In 1969, the Supreme Court announced that Treasury
“[r]egulations ‘must be sustained unless unreasonable.’” Until the Supreme Court’s recent decision in Mayo Foundation for Medical Education and Research v. Commissioner, the question remained as to how to determine when these regulations were “unreasonable.” Though on the surface the dispute in Mayo centered on a FICA tax exception, the case became a platform for resolving the dispute after nearly a quarter of a century of debate among commentators and courts alike. In Mayo, the Court decisively proclaimed that the Chevron two-step analysis would apply to general authority tax regulations issued pursuant to section 7805(a) of the Code.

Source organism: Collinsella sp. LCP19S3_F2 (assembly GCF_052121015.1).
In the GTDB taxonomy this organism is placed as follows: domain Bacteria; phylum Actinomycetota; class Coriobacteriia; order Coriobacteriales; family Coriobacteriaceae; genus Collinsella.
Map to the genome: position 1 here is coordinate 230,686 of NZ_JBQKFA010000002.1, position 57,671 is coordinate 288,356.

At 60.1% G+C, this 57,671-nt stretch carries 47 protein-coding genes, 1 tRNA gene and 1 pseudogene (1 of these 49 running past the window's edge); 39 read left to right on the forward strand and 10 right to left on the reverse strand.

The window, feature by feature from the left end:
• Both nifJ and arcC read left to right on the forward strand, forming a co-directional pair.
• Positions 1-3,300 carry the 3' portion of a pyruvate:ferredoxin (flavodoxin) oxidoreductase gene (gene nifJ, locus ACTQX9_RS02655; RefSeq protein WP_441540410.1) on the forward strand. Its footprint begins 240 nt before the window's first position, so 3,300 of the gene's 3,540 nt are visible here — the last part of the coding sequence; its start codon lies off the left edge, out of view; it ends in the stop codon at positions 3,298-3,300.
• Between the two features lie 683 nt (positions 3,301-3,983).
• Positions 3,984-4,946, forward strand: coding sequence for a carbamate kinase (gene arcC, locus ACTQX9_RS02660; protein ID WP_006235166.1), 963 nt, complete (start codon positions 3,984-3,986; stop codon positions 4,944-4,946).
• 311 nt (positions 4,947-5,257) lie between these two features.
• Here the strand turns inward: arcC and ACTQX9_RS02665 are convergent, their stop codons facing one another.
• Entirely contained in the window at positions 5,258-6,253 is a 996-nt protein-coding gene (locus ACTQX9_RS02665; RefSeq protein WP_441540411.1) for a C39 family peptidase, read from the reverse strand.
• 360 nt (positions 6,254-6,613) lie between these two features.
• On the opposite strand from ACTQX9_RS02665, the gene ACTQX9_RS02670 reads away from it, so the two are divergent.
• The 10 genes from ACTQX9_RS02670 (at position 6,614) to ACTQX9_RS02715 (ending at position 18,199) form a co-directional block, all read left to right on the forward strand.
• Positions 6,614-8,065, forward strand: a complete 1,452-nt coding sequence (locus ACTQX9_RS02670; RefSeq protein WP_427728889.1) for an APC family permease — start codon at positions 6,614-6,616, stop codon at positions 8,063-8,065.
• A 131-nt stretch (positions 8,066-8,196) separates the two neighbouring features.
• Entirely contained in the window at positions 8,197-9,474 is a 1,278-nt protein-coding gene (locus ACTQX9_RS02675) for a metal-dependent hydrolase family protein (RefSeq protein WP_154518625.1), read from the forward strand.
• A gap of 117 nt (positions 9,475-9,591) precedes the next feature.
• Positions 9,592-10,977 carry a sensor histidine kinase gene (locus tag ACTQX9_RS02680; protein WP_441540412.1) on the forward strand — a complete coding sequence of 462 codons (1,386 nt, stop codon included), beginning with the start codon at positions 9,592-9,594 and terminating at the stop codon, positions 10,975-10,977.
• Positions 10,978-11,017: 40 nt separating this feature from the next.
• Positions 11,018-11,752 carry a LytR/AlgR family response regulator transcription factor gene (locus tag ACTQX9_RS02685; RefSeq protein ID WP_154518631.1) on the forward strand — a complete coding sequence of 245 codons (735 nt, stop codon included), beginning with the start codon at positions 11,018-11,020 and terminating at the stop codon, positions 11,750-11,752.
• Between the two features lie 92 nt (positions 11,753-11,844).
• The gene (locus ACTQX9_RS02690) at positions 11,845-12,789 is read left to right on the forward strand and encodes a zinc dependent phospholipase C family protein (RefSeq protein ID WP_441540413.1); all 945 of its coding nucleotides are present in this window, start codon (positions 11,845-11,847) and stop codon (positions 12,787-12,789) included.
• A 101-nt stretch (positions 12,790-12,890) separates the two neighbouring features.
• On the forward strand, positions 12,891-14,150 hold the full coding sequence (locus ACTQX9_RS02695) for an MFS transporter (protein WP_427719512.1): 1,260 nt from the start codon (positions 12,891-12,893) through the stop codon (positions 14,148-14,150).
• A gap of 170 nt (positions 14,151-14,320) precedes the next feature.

Though controversial, the decision to apply the Chevron standard to these regulations promulgated by the Treasury is justifiable for three main reasons: the need for consistency and uniformity of treatment for taxpayers, the need for flexibility to foster administrability, and the expertise of the Service. As the Court made clear in Mayo, each of these justifications has regularly been used to warrant application of the Chevron standard to decisions of agencies other than the Treasury and the Service, but each is equally as valid in the tax context. Yet the decision to apply the Chevron two-step to section 7805(a) regulations comes with potential drawbacks for taxpayers, who will now face a greater task in challenging interpretations of the Code made by the Treasury. Part II of this Note provides a historical context in which to analyze the Court’s decision and Part III summarizes the Court’s holding in Mayo. Part IV explains why the Court’s decision to apply Chevron in this context was justifiable because of the need for uniformity, the need to maintain flexibility for the Treasury so they may effectively administer the Code, and the expertise of the Treasury in administering a complex statutory scheme. Part V explores the impact the Chevron analysis may have on the adjudication of section 7805(a) Treasury regulations. Finally, Part VI briefly concludes the discussion.